For whatever reasons (and some of them deserve stories of their own... ask me later about the actor who couldn't make schedule because he had to fly home to be an usher in a wedding... AN USHER!)... for whatever reasons, we couldn't film these shorts in 2013.

So, in a very real way, "Sweethearts" and "Let's Play a Game" saved Short Pajamas (and Horizon Axis) from dying a premature death.


While everything in the world is going on, I'm staring at "Gloriana" and thinking that it would rock in the hands of a really good actress.  I let a ton of actresses read it, get notes, improve it a bit, yada yada (I would later learn that the French girl interpreted me allowing other women to read the monologue as a slap to the face... like... I think I learned that in 2016.  Maybe 2015).  It does its rounds and does its thing.

Now, while that's going on, we're trying to get the second of the original eight Short Pajamas scripts off the ground... "Lights & Angels."  The script isn't quite there, we're burning through attached directors... it's just not happening.

I announce an open directing position after the most recent director leaves in a rather spectacular fashion (translation: nervous breakdown... she was actually cast in "Go Tell It on the Molehill," having replaced the original actress, and was a castmember in a webseries we almost got wide distribution for... but those, too, are other stories).  Anyway... open directing position, two finalists (both women), and one of their presentations just blew the other one out of the water.  It was a no-brainer.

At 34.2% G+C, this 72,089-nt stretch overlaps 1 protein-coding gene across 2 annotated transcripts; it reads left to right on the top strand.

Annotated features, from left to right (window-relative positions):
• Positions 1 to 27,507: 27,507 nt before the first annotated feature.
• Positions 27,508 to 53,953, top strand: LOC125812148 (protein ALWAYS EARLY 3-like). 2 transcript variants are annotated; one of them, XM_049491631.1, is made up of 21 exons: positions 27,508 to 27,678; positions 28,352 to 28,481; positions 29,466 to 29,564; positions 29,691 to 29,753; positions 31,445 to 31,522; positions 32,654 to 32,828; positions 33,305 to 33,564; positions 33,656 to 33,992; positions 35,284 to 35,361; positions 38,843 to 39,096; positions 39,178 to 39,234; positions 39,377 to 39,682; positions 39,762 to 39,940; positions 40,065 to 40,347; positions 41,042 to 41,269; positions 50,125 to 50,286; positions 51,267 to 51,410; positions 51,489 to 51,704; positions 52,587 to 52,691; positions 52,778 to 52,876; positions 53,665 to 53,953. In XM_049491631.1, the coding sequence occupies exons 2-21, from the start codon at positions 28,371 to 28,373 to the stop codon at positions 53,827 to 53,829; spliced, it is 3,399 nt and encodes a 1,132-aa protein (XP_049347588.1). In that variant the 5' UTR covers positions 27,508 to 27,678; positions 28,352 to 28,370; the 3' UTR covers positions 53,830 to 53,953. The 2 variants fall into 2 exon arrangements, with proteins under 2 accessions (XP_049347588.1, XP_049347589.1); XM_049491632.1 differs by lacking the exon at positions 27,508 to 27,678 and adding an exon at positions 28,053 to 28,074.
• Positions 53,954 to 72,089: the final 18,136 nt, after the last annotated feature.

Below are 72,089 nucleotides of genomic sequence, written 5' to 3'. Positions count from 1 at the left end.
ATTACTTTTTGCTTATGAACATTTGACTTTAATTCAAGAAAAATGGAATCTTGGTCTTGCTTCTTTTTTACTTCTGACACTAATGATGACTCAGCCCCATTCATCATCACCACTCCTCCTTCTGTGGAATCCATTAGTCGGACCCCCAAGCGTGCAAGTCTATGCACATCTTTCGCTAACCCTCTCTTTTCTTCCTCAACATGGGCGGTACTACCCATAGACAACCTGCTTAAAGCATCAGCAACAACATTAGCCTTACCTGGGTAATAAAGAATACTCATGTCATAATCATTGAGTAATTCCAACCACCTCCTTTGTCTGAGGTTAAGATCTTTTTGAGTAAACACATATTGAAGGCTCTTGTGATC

Development on "Lights & Angels" begins anew, even as I'm trying to figure out all of this shit with "Go Tell It on the Molehill" and "Straight Heat."

And then something crazy happens... one of the actresses who read "Gloriana" offers $7500 to get the film made.  She needs it for her acting reel and thought it rocked (which it does, of course... I wrote it, right?).

The game changes again for Short Pajamas.

And that's where this story continues.

I'm drinking Barefoot Merlot, however, so it's not going to end today.  Back soon.  All apologies for the brevity.

If you have any questions, ask in the comments.

*To be continued...